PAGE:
NASA artist vision of the Jupiter Icy Moons Orbiter
EXPLORING THE JUPITER SYSTEM
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The Jupiter Icy Moons Orbiter:

The Smooth and Bright Moon Europa


Jupiter's moon Europa
Jupiter's moon Europa
Sunlight reflecting off its young icy crust makes Europa's surface among the brightest of any moon in the Solar System.

The big moon's face is among the smoothest of any, without the heavy cratering we see on Callisto and Ganymede. However, it does display lines and cracks that look as if someone had scribbled on it.

Europa's diameter is 1,945 miles. That's bigger than the planet Pluto and two-thirds the size of the planet Mercury.    MOON DIAMETERS

Europa may have active innards and its crust may have or had liquid water which can harbor life.

Finding Europa. Galileo Galilei discovered four natural satellites of Jupiter in 1610 – Io, Callisto, Ganymede, Europa. But only recently have we begun to learn more about the moon Europa. A few decades ago, astronomer Gerard Kuiper and others showed that Europa's crust was composed of water and ice.

Lake Vostok

Lake Vostok is a huge lake of liquid water some 2.5 miles under the solid ice on the surface of Earth's Antarctica. It is 155 miles wide. 25 miles wide, and a quarter mile deep. Even so, the lake water is warm enough to remain liquid.

How does water remain liquid under 2.5 miles of ice in the coldest place on Earth?
  • Could geothermal heat from radioactive decay in Earth's interior keep it from freezing? Such heat might radiate upward, warming lake bottom rocks.
  • Could the ice sheet above act as a blanket, protecting the lake from cold surface temperatures?
  • Could it be the lake has not had time to freeze after a mild period ended 5,000 years ago?
  • Could the lake remain liquid under the pressure of the ice bearing down on it?
Ice samples from cores drilled close to the top of the lake are 420,000 years olf. That suggests the lake has been sealed under the icecap from 500,000 to more than a million years.

Biologists are excited by the idea of ancient life forms in Lake Vostok unaffected by surface conditions.
Then, in the 1970s, the Pioneer and Voyager spacecraft fly-bys of Jupiter and its moons verified Kuiper's analysis of Europa. In the 1990s, the Galileo spacecraft sent back pictures and measurements of the Jupiter system.

Launched in 1989, Galileo worked in orbit around Jupiter from 1995 to 2003. It conduct detailed studies of the giant planet, its largest moons, and the Jovian magnetic environment.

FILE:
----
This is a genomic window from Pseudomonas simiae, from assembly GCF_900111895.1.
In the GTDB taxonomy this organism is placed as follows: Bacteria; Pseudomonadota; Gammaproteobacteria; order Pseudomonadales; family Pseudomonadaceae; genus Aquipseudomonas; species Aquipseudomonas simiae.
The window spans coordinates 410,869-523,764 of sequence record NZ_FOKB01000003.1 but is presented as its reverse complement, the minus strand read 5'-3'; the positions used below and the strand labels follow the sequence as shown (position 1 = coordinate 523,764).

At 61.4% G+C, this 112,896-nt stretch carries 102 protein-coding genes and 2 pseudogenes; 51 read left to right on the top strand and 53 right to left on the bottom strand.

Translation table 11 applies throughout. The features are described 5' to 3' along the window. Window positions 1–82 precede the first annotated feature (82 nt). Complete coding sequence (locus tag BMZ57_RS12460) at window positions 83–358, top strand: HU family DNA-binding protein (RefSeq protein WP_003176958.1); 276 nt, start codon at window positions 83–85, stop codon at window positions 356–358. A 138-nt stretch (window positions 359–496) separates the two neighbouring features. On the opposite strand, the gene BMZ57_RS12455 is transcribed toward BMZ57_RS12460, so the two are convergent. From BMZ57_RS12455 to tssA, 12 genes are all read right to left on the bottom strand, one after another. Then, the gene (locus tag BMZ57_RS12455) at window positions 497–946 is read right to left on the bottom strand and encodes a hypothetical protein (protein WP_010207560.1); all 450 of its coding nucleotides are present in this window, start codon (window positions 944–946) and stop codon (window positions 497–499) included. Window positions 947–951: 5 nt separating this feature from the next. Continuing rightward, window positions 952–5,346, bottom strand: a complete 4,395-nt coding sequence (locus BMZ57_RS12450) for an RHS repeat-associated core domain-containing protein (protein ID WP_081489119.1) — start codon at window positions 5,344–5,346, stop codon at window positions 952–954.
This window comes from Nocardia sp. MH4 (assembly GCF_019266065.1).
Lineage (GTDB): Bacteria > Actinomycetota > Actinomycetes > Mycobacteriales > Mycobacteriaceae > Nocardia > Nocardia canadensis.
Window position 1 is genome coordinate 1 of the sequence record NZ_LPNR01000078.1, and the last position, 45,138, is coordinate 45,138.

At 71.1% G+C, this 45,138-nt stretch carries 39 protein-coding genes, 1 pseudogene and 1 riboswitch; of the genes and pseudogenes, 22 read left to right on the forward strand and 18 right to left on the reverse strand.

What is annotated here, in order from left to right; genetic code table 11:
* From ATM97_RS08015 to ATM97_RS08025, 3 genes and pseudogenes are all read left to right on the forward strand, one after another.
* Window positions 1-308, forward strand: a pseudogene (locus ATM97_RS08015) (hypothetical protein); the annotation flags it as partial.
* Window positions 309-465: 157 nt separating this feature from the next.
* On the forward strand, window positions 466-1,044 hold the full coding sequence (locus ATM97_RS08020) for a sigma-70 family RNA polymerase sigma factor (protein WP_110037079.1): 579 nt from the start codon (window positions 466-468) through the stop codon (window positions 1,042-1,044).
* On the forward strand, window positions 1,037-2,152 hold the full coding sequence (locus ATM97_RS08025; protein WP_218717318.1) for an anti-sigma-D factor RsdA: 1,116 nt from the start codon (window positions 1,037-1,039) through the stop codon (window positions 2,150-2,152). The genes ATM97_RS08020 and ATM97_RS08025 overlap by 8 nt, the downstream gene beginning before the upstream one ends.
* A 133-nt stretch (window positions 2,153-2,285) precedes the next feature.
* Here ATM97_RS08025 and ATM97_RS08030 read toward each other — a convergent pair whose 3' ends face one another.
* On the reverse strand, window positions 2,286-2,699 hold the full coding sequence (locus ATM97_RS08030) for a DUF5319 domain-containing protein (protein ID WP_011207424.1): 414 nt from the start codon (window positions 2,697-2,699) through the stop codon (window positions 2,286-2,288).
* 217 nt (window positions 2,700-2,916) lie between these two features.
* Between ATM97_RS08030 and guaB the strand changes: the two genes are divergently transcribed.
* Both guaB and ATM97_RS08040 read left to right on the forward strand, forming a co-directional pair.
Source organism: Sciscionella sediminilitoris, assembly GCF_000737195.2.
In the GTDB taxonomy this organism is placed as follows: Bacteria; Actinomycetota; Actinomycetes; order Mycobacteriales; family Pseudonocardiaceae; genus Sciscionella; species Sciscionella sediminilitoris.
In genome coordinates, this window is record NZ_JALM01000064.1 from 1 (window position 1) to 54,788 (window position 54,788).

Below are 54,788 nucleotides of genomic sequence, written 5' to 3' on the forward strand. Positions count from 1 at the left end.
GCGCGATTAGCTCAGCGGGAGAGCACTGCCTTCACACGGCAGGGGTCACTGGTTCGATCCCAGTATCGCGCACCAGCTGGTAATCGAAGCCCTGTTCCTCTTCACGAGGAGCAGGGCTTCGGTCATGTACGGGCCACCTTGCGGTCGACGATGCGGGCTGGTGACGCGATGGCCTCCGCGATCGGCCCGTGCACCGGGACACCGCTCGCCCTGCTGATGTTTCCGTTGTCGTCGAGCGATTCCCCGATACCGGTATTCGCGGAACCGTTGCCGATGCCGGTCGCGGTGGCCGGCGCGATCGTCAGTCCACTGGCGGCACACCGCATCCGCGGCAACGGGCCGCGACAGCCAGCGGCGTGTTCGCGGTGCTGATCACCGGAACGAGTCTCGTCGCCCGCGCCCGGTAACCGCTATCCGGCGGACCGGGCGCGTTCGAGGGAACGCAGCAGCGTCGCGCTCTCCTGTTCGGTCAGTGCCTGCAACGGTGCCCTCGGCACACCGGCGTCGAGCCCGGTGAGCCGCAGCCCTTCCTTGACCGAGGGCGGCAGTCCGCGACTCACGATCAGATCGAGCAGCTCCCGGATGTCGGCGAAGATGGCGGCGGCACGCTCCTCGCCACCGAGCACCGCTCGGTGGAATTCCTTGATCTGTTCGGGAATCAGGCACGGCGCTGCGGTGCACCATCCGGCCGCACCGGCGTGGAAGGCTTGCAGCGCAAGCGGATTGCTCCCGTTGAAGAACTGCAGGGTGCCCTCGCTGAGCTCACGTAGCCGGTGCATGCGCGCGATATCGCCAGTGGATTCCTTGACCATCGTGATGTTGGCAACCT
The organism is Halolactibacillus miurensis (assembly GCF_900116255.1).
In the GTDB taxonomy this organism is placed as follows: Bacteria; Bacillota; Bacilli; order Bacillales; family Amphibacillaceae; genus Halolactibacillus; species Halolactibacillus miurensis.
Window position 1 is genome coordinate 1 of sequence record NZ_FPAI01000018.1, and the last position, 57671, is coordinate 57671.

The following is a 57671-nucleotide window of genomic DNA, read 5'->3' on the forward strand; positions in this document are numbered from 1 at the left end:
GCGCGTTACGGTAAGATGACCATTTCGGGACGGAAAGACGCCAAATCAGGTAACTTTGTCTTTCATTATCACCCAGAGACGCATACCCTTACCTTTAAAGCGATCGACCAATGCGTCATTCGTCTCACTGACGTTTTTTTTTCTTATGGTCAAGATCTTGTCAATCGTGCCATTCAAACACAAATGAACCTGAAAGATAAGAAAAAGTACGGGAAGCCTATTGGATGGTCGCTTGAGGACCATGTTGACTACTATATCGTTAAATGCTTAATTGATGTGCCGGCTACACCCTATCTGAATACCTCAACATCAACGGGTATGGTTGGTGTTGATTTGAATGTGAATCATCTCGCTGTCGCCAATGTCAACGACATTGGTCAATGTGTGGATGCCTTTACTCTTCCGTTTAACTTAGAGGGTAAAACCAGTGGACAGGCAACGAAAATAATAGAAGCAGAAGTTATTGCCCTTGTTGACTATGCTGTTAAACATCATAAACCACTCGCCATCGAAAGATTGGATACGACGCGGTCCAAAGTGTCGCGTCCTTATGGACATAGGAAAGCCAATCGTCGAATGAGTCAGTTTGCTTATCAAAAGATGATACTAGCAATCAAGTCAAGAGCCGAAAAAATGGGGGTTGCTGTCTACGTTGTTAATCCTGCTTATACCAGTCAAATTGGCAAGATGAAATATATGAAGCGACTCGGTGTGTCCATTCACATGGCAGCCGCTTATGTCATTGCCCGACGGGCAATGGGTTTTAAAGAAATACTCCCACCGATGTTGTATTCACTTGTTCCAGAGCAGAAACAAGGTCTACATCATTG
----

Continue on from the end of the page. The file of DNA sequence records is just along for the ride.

Europa will be the third moon explored by the Jupiter Icy Moons Orbiter, after Callisto and Ganymede.

Atmosphere. The Hubble Space Telescope has found a very tenuous oxygen atmosphere on Europa. Of the dozens of moons in the Solar System, only five others are known to have atmospheres – Io, Callisto, Ganymede, Titan and Triton.

Unlike the oxygen in Earth's atmosphere, Europa's oxygen probably has been generated by sunlight and charged particles hitting Europa's icy surface producing water vapor which is subsequently split into hydrogen and oxygen. The hydrogen is light and escapes Europa's gravity, but the oxygen remains on the moon.

Magnetic field. Galileo found a weak magnetic field around Europa. It is similar to Callisto's and only about one-quarter of the strength of Ganymede's magnetic field. Europa's magnetic field varies in strength as it passes through Jupiter's massive magnetic field.

In 1998, Galileo turned up strong evidence for a conducting material beneath Europa's surface. That probably would be a salty ocean.

The dark reddish streaks and features seen on Europa's surface seem to be rich in salts – such as magnesium sulfate orEpsom salt – deposited by evaporating water that had emerged from within. However, the salts are colorless or white, so some other material such as sulfur or iron compounds must explain the red color.

The question is, does life exist in the ocean under the ice? Could it be thriving in an environment like those deep-ocean hydrothermal vents on Earth? Or an environment like Lake Vostok in the Antarctic?

Surface of Jupiter's moon Europa
Surface of the moon Europa
click to enlarge Galileo image
A view of the surface. The 1996 NASA photo, at right, by the Galileo spacecraft shows the surface of Jupiter's icy moon Europa.

False colors enhance certain features in this composite of three photos of the Minos Linea region on Europa. The image covers an area about 780 miles across. The resolution is about one to two miles per picture element.

Source: NASA Jet Propulsion Laboratory




Diameters of the Largest Satellites and the Planets
  miles   miles
Mercury 3,031 Saturn 74,901
Venus 7,521 Titan 3,200
Earth 7,927 Rhea 949
Moon 2,160 Iapetus 892
Mars 4,222 Dione 696
Jupiter 88,848 Tethys 650
Ganymede 3,274 Uranus 31,765
Callisto 2,986 Titania 981
Io 2,256 Neptune 31,404
Europa 1,945 Triton 1,678
    Pluto 1,440
    Charon 790



Learn more about Jupiter and its moons and rings:

Jupiter Moons Oceans Volcanos Rings Radio
JIMO Galileo Cassini Pioneer Voyager Resources


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